3) What secrets does everyone hold? Like Paranoia, everyone should have one or two secrets that they don't want anyone to find out, but that could be revealed through the course of the adventure. The aforementioned son of an old noble. A German soldier on the run. Maybe someone who took part in the killings of the old nobility?

CarpeGuitarrem
2011-04-30, 11:25 AM
Mark has some very excellent, concrete advice. I would also add...

That secrets bit? Randomly determine each secret to be known by another PC. It's a small village; secrets don't necessarily stay put. Have each player write down their secret, shuffle the secrets together, and then pass them back out to the players. Some will get their own secrets, perhaps, maybe a couple will get one another's secrets, or maybe the secrets will be all scattered around.

Having the secret known by one PC makes things interesting, because it acts as a little chink in the works. Heck, play up the paranoia element, so that they don't see the supernatural element coming.

Use the climate. It's cold out there, and cold kills. That'll be the major threat to these people, especially if something is sapping the heat. Maybe the fire keeps going out. That'll be sure to spark accusations of paranoia.

Bang!
2011-04-30, 02:22 PM
Two questions that a lot of horror games ask, and which really help to develop the game are:
--> What is the worst thing your character has done? (So basically what Mark said.)
--> Who/what does your character turn to for support?

Neither would be too out of place to ask in a RP-heavy game, and both are very easily seeded back into the storyline to make the horror stuff a bit more personal than a series of stock genre staples.

I like your premise. I think it could be especially interesting if the conditions in the present-tense echoed those of the historical deep-dark-secret.

Vladislav
2011-04-30, 02:27 PM
Read this:
http://en.wikipedia.org/wiki/Collectivization_in_the_USSR

Especially this section:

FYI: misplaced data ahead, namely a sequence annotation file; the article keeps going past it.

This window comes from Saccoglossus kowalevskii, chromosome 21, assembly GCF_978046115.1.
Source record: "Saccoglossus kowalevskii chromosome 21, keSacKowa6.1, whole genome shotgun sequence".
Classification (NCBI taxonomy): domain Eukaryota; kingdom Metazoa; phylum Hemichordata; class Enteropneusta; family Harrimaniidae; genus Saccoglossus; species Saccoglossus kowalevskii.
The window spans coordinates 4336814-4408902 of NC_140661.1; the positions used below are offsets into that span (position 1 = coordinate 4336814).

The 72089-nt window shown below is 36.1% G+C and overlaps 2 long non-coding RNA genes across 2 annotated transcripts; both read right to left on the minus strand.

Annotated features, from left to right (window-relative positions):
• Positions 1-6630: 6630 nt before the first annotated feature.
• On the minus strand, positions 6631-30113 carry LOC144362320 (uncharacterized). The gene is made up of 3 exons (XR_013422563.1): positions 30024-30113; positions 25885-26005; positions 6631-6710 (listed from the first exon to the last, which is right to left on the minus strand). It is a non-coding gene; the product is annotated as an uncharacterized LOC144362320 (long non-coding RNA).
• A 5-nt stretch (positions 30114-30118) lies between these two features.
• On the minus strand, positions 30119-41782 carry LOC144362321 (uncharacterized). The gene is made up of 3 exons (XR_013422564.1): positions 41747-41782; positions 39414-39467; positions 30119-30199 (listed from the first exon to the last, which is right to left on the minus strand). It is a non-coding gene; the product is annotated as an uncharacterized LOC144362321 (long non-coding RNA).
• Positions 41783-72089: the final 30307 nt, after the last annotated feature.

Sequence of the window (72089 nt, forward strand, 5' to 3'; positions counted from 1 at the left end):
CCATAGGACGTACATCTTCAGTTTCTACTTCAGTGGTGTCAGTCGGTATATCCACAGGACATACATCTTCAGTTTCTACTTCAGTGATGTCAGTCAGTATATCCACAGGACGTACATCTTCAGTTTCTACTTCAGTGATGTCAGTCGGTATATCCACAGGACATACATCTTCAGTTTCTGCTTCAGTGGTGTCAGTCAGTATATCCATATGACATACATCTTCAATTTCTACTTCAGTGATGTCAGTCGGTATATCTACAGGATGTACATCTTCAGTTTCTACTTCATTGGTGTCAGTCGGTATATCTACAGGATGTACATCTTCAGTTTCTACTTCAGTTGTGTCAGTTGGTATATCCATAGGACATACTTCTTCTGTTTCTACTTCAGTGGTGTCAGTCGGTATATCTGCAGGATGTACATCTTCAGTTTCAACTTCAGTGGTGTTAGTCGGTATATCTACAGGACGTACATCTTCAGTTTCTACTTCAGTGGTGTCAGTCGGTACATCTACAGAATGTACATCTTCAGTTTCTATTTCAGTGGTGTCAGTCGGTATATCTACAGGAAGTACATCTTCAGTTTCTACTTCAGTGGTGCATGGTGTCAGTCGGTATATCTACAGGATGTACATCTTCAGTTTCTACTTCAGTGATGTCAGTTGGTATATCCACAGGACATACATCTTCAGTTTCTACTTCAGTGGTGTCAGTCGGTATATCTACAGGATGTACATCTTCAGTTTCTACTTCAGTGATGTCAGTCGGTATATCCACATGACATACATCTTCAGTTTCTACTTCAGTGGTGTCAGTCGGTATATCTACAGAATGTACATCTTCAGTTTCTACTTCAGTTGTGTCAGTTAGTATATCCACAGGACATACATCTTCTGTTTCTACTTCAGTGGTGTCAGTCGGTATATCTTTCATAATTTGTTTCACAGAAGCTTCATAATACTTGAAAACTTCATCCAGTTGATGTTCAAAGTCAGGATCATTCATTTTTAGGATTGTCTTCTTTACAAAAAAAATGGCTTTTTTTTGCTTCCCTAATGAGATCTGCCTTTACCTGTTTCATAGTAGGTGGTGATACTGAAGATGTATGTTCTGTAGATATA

http://en.wikipedia.org/wiki/Collectivization_in_the_USSR#Resistance_to_collect ivization_and_consequences

And might as well also take a look at this:
http://en.wikipedia.org/wiki/Chikatilo

Spiryt
2011-04-30, 02:36 PM
Read this:
http://en.wikipedia.org/wiki/Collectivization_in_the_USSR

Especially this section:
http://en.wikipedia.org/wiki/Collectivization_in_the_USSR#Resistance_to_collect ivization_and_consequences




1935, 3 people sit in prison cell in Moscow.
One ask his companions - "So, why are you here?"
"I arrived at work 5 minutes too late and was accused of sabotage and absenteeism...."
" I've come 5 minutes too early and had been accused of espionage.... - And you?"

" I've arrived right at the time and was accused of buying clock from the West."

Rappy
2011-04-30, 06:34 PM
Use the climate. It's cold out there, and cold kills. That'll be the major threat to these people, especially if something is sapping the heat. Maybe the fire keeps going out. That'll be sure to spark accusations of paranoia.
Agreed.

A good example of horror set in the U.S.S.R. would be 30 Days of Night: Red Snow. While technically a little while after the time period stated in the opening post, it still puts out the main points: the unforgiving weather, feelings of isolation, paranoia at who is the friend and the enemy, cabin fever, and the fact that, somewhere, there is something that you can't see...but it can see you.